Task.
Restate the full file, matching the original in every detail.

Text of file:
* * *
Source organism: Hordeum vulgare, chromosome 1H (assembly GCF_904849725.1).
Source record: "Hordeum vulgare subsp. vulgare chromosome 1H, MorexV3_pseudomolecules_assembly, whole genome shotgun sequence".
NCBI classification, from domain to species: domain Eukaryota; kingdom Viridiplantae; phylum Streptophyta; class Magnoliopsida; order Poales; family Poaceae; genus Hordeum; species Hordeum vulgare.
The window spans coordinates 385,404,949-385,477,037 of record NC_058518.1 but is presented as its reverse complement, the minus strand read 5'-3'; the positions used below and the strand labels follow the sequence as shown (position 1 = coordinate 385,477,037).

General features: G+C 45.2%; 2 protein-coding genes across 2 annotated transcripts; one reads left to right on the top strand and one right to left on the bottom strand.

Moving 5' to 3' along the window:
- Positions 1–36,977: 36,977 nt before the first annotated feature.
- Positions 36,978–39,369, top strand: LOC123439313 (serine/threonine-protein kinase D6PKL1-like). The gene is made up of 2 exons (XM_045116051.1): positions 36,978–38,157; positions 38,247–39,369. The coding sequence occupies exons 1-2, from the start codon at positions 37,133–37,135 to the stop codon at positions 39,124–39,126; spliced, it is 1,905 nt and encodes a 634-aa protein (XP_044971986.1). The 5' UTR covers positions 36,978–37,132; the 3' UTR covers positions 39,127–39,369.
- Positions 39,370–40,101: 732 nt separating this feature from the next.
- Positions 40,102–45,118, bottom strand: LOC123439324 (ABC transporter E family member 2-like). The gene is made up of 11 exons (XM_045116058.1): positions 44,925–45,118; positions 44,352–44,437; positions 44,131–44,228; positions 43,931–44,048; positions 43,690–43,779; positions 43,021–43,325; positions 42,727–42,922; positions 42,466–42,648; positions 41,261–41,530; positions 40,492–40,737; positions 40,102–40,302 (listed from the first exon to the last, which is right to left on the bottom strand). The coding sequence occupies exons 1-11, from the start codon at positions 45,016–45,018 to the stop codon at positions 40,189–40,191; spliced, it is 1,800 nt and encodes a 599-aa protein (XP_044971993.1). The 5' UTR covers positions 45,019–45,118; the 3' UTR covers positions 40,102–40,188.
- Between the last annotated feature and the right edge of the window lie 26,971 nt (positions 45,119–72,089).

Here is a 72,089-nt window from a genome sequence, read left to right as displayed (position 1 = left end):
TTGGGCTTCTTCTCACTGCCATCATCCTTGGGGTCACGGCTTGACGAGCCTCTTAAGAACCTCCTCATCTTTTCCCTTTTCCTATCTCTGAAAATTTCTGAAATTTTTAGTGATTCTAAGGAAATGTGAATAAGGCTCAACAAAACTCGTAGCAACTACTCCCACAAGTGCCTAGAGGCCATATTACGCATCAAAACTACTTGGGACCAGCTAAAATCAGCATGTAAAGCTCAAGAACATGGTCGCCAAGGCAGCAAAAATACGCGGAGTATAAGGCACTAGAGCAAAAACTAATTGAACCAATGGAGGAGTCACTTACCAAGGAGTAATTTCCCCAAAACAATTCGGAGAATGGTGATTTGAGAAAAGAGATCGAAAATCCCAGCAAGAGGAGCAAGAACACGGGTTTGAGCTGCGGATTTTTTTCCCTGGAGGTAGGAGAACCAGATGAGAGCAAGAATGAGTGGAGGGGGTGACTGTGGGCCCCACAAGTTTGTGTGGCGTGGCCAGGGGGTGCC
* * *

Source organism: Hordeum vulgare, chromosome 1H (assembly GCF_904849725.1).
Source record: "Hordeum vulgare subsp. vulgare chromosome 1H, MorexV3_pseudomolecules_assembly, whole genome shotgun sequence".
NCBI classification, from domain to species: domain Eukaryota; kingdom Viridiplantae; phylum Streptophyta; class Magnoliopsida; order Poales; family Poaceae; genus Hordeum; species Hordeum vulgare.
The window spans coordinates 385,404,949-385,477,037 of record NC_058518.1 but is presented as its reverse complement, the minus strand read 5'-3'; the positions used below and the strand labels follow the sequence as shown (position 1 = coordinate 385,477,037).

General features: G+C 45.2%; 2 protein-coding genes across 2 annotated transcripts; one reads left to right on the top strand and one right to left on the bottom strand.

Moving 5' to 3' along the window:
- Positions 1–36,977: 36,977 nt before the first annotated feature.
- Positions 36,978–39,369, top strand: LOC123439313 (serine/threonine-protein kinase D6PKL1-like). The gene is made up of 2 exons (XM_045116051.1): positions 36,978–38,157; positions 38,247–39,369. The coding sequence occupies exons 1-2, from the start codon at positions 37,133–37,135 to the stop codon at positions 39,124–39,126; spliced, it is 1,905 nt and encodes a 634-aa protein (XP_044971986.1). The 5' UTR covers positions 36,978–37,132; the 3' UTR covers positions 39,127–39,369.
- Positions 39,370–40,101: 732 nt separating this feature from the next.
- Positions 40,102–45,118, bottom strand: LOC123439324 (ABC transporter E family member 2-like). The gene is made up of 11 exons (XM_045116058.1): positions 44,925–45,118; positions 44,352–44,437; positions 44,131–44,228; positions 43,931–44,048; positions 43,690–43,779; positions 43,021–43,325; positions 42,727–42,922; positions 42,466–42,648; positions 41,261–41,530; positions 40,492–40,737; positions 40,102–40,302 (listed from the first exon to the last, which is right to left on the bottom strand). The coding sequence occupies exons 1-11, from the start codon at positions 45,016–45,018 to the stop codon at positions 40,189–40,191; spliced, it is 1,800 nt and encodes a 599-aa protein (XP_044971993.1). The 5' UTR covers positions 45,019–45,118; the 3' UTR covers positions 40,102–40,188.
- Between the last annotated feature and the right edge of the window lie 26,971 nt (positions 45,119–72,089).

Here is a 72,089-nt window from a genome sequence, read left to right as displayed (position 1 = left end):
TTGGGCTTCTTCTCACTGCCATCATCCTTGGGGTCACGGCTTGACGAGCCTCTTAAGAACCTCCTCATCTTTTCCCTTTTCCTATCTCTGAAAATTTCTGAAATTTTTAGTGATTCTAAGGAAATGTGAATAAGGCTCAACAAAACTCGTAGCAACTACTCCCACAAGTGCCTAGAGGCCATATTACGCATCAAAACTACTTGGGACCAGCTAAAATCAGCATGTAAAGCTCAAGAACATGGTCGCCAAGGCAGCAAAAATACGCGGAGTATAAGGCACTAGAGCAAAAACTAATTGAACCAATGGAGGAGTCACTTACCAAGGAGTAATTTCCCCAAAACAATTCGGAGAATGGTGATTTGAGAAAAGAGATCGAAAATCCCAGCAAGAGGAGCAAGAACACGGGTTTGAGCTGCGGATTTTTTTCCCTGGAGGTAGGAGAACCAGATGAGAGCAAGAATGAGTGGAGGGGGTGACTGTGGGCCCCACAAGTTTGTGTGGCGTGGCCAGGGGGTGCC